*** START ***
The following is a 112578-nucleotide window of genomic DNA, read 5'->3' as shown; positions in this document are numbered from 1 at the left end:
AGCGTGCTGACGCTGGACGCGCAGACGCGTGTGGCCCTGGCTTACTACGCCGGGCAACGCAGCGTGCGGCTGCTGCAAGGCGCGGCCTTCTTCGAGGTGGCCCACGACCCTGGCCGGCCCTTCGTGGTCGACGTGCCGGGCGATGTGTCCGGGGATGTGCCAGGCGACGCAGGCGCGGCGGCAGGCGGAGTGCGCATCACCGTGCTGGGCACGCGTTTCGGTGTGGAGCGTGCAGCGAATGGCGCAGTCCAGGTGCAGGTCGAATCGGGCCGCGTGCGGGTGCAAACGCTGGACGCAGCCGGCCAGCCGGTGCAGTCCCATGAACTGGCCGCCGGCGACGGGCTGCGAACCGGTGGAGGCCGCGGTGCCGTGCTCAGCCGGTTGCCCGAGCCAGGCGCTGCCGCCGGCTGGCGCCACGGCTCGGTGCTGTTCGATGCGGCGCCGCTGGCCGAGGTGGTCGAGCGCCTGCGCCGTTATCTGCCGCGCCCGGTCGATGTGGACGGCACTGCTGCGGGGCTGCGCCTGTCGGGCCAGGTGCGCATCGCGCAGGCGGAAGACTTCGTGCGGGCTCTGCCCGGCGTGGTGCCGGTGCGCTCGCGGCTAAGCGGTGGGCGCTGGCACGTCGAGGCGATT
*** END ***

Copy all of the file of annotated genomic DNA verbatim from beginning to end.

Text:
The following is a 112578-nucleotide window of genomic DNA, read 5'->3' as shown; positions in this document are numbered from 1 at the left end:
AGCGTGCTGACGCTGGACGCGCAGACGCGTGTGGCCCTGGCTTACTACGCCGGGCAACGCAGCGTGCGGCTGCTGCAAGGCGCGGCCTTCTTCGAGGTGGCCCACGACCCTGGCCGGCCCTTCGTGGTCGACGTGCCGGGCGATGTGTCCGGGGATGTGCCAGGCGACGCAGGCGCGGCGGCAGGCGGAGTGCGCATCACCGTGCTGGGCACGCGTTTCGGTGTGGAGCGTGCAGCGAATGGCGCAGTCCAGGTGCAGGTCGAATCGGGCCGCGTGCGGGTGCAAACGCTGGACGCAGCCGGCCAGCCGGTGCAGTCCCATGAACTGGCCGCCGGCGACGGGCTGCGAACCGGTGGAGGCCGCGGTGCCGTGCTCAGCCGGTTGCCCGAGCCAGGCGCTGCCGCCGGCTGGCGCCACGGCTCGGTGCTGTTCGATGCGGCGCCGCTGGCCGAGGTGGTCGAGCGCCTGCGCCGTTATCTGCCGCGCCCGGTCGATGTGGACGGCACTGCTGCGGGGCTGCGCCTGTCGGGCCAGGTGCGCATCGCGCAGGCGGAAGACTTCGTGCGGGCTCTGCCCGGCGTGGTGCCGGTGCGCTCGCGGCTAAGCGGTGGGCGCTGGCACGTCGAGGCGATT